But Jean-Louis is determined I should discover the brighest new star of the Brussels cooking scene, Christophe Hardiquest. You have to grab a cab to get to Bonbon, but it's well worth the effort, as this is an authentic atelier de cuisine where Hardiquest and his team invent dishes right in front of diners in their bustling open kitchen. The menu is decided by what is best at the market - maybe pigeon from the Anjou region, langoustines from Le Guilvinec, sweet breads from the Spanish Basque region - and the surprise is how the chef decides to prepare them. After dinner, Jean-Louis heads back to L'Archiduc, which stays open till four in the morning, while I hit Brussels' nightlife scene, where clubs and bars carry on till dawn. Ending up just by the Grand Place, I hop between a torrid salsa concert in the Havana Bar and the pulsating African rhythms of a Nigerian band in El Metteko, before ending up in Bonnefooi, a packed baroque lounge where glittering Venetian chandeliers mix with moody Moroccan decor and the DJ alternates between drum 'n' bass, funky Seventies and Afrobeat.
No matter what time I get back to my hotel, I always haul myself out of bed on a Sunday morning for the classic Brussels ritual - a visit to the Marché du Jeu de Balle, one of Europe's oldest and most genuine flea markets, a paradise for bargain hunters. Two parallel roads lead to the Place du Jeu de Balle, rue Haute and rue Blaes, both a goldmine of specialist showrooms stocking everything from a rare French art nouveau lamp to an obscure African tribal mask, antique lace from Bruges, delicate Dutch porcelain, retro 1960s furniture or a cool Chanel design from the Fifties. The crowds, though, are all heading for the sprawling square that hosts the Jeu de Balle market, which dates back to the Middle Ages. Open every day of the year from 6am till 2pm, come rain or shine, hundreds of traders unpack boxes and cartons onto the famous cobblestones of the sprawling square, with everything from military memorabilia to piles of old books, rare postcards to silver cutlery. You can find anything and everything here, as long as you have the patience to sift through the tons of junk and rubbish in search of a priceless hidden gem.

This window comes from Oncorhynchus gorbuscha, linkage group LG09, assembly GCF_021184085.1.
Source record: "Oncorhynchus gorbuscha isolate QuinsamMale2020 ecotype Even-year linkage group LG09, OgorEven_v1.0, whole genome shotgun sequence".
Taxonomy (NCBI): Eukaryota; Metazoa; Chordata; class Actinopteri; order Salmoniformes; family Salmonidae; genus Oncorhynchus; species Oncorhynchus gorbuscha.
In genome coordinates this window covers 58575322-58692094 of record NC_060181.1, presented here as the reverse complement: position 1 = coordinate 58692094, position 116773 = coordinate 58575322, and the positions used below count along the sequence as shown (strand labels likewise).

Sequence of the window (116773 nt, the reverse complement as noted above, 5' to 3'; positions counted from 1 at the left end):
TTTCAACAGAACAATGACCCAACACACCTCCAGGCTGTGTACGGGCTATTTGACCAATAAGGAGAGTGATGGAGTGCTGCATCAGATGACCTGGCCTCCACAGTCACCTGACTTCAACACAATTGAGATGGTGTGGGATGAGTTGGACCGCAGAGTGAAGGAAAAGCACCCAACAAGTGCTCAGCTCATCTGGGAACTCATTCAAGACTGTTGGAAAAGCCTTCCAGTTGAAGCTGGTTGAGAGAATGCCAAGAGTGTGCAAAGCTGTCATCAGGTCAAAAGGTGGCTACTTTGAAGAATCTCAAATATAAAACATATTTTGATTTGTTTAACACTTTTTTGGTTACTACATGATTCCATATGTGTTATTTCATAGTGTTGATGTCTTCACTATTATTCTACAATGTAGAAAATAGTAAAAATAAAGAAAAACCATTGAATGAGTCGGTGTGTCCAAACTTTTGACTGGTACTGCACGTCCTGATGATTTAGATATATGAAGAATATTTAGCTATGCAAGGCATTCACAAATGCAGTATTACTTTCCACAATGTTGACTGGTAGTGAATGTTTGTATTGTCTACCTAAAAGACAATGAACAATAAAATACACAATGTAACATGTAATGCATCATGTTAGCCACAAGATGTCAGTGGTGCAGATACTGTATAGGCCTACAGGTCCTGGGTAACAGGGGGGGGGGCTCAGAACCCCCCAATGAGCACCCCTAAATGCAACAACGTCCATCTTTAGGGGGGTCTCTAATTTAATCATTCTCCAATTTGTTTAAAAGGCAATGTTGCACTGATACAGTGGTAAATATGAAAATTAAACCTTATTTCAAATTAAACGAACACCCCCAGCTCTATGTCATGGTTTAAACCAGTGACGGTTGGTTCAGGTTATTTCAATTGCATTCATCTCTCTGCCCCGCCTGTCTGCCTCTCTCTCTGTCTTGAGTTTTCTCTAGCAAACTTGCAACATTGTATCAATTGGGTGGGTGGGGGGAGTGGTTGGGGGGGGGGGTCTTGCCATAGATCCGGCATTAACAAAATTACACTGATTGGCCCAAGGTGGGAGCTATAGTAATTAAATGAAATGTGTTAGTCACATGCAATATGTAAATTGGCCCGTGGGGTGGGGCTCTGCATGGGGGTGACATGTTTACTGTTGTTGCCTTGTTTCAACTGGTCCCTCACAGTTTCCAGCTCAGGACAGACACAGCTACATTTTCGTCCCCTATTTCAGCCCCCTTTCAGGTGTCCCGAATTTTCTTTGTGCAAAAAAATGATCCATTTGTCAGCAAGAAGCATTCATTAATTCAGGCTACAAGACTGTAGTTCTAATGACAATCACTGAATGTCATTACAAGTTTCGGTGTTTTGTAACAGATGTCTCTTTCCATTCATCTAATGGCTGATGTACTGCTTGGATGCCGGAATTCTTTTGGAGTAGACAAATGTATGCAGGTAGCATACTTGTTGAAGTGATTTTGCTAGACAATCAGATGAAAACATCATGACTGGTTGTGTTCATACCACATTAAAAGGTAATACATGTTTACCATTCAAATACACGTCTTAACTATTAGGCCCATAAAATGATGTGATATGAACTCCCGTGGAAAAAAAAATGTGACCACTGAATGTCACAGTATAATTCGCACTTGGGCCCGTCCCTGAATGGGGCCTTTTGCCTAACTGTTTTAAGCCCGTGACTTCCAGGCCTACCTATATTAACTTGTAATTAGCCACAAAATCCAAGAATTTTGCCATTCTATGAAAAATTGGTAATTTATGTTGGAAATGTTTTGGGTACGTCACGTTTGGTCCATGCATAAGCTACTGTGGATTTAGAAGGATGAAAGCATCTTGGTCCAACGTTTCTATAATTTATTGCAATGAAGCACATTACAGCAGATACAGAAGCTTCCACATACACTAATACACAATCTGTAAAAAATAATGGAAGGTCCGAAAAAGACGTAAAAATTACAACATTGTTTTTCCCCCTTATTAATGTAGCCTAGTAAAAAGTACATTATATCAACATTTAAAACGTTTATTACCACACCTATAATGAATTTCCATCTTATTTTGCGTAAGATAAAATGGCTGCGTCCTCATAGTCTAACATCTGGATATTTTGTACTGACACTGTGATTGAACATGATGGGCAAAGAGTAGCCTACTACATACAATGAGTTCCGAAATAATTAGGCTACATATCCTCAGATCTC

I'm meeting Aziza Nouri, a translator for the Flemish parliament and the European Commission. Aziza is the perfect example of Brussels cosmpopolitan population. Born here in a Moroccan immigrant family, she speaks Arablic, Flemish, French and English, and although she earns her living translating for bureaucrats, she was until recently running an art gallery and cafe too. Despite the political problems that threaten the division of Belgium into two separate Flemish and French-speaking countries, Aziza is upbeat about her home city, convinced that Brussels is a cultural exception."Unlike many capital cities, this is essentially a small town, and over a few stops on the tram you can pass through the Portuguese neighbourhood of Saint-Gilles, the Africans who have recreated Kinshasa in the Matonge quarter, Greeks around the Midi train station and the Chinese who have colonised all around the Stock Exchange. But at the end of the day we're all happy to be Bruxellois."
Walking back to the town centre, we can't resist stopping off at the landmark - though actually miniscule - Manneken Pis statue. In a typical example of the contradictions of this city, hordes of tourists are snapping away at the irreverent sculpture, but there are also crowds of locals, members of the noble society responsible for dressing the small boy in one his hundreds of different costumes, which is, of course, just another excuse to bring out a brass band and hold an impromptu party. firstname.lastname@example.org